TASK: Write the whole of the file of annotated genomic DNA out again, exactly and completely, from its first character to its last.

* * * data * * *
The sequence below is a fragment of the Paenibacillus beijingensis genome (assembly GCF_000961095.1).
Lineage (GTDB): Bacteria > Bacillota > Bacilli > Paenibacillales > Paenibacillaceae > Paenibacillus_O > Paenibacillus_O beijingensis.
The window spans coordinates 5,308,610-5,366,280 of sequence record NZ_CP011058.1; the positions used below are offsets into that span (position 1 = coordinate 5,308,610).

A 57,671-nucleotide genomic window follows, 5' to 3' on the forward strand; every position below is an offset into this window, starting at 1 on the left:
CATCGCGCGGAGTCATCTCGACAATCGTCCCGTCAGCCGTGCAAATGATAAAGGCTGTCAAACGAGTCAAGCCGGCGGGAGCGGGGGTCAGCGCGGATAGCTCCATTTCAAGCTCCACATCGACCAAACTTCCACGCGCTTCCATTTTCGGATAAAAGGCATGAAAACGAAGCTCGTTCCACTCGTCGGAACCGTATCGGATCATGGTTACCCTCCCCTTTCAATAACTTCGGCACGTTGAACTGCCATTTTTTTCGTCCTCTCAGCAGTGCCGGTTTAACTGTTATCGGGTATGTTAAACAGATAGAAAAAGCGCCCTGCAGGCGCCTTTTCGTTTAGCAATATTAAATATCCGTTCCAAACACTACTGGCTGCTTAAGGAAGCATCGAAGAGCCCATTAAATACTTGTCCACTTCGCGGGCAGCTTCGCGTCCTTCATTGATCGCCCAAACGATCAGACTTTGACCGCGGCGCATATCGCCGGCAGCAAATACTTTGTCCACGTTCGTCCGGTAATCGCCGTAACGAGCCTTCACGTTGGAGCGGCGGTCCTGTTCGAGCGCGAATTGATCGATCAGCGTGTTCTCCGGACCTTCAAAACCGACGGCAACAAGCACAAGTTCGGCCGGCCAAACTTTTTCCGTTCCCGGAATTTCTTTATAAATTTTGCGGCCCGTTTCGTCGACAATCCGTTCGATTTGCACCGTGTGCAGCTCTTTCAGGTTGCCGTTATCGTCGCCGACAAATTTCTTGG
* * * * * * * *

The sequence below is a fragment of the Paenibacillus beijingensis genome (assembly GCF_000961095.1).
Lineage (GTDB): Bacteria > Bacillota > Bacilli > Paenibacillales > Paenibacillaceae > Paenibacillus_O > Paenibacillus_O beijingensis.
The window spans coordinates 5,308,610-5,366,280 of sequence record NZ_CP011058.1; the positions used below are offsets into that span (position 1 = coordinate 5,308,610).

A 57,671-nucleotide genomic window follows, 5' to 3' on the forward strand; every position below is an offset into this window, starting at 1 on the left:
CATCGCGCGGAGTCATCTCGACAATCGTCCCGTCAGCCGTGCAAATGATAAAGGCTGTCAAACGAGTCAAGCCGGCGGGAGCGGGGGTCAGCGCGGATAGCTCCATTTCAAGCTCCACATCGACCAAACTTCCACGCGCTTCCATTTTCGGATAAAAGGCATGAAAACGAAGCTCGTTCCACTCGTCGGAACCGTATCGGATCATGGTTACCCTCCCCTTTCAATAACTTCGGCACGTTGAACTGCCATTTTTTTCGTCCTCTCAGCAGTGCCGGTTTAACTGTTATCGGGTATGTTAAACAGATAGAAAAAGCGCCCTGCAGGCGCCTTTTCGTTTAGCAATATTAAATATCCGTTCCAAACACTACTGGCTGCTTAAGGAAGCATCGAAGAGCCCATTAAATACTTGTCCACTTCGCGGGCAGCTTCGCGTCCTTCATTGATCGCCCAAACGATCAGACTTTGACCGCGGCGCATATCGCCGGCAGCAAATACTTTGTCCACGTTCGTCCGGTAATCGCCGTAACGAGCCTTCACGTTGGAGCGGCGGTCCTGTTCGAGCGCGAATTGATCGATCAGCGTGTTCTCCGGACCTTCAAAACCGACGGCAACAAGCACAAGTTCGGCCGGCCAAACTTTTTCCGTTCCCGGAATTTCTTTATAAATTTTGCGGCCCGTTTCGTCGACAATCCGTTCGATTTGCACCGTGTGCAGCTCTTTCAGGTTGCCGTTATCGTCGCCGACAAATTTCTTGG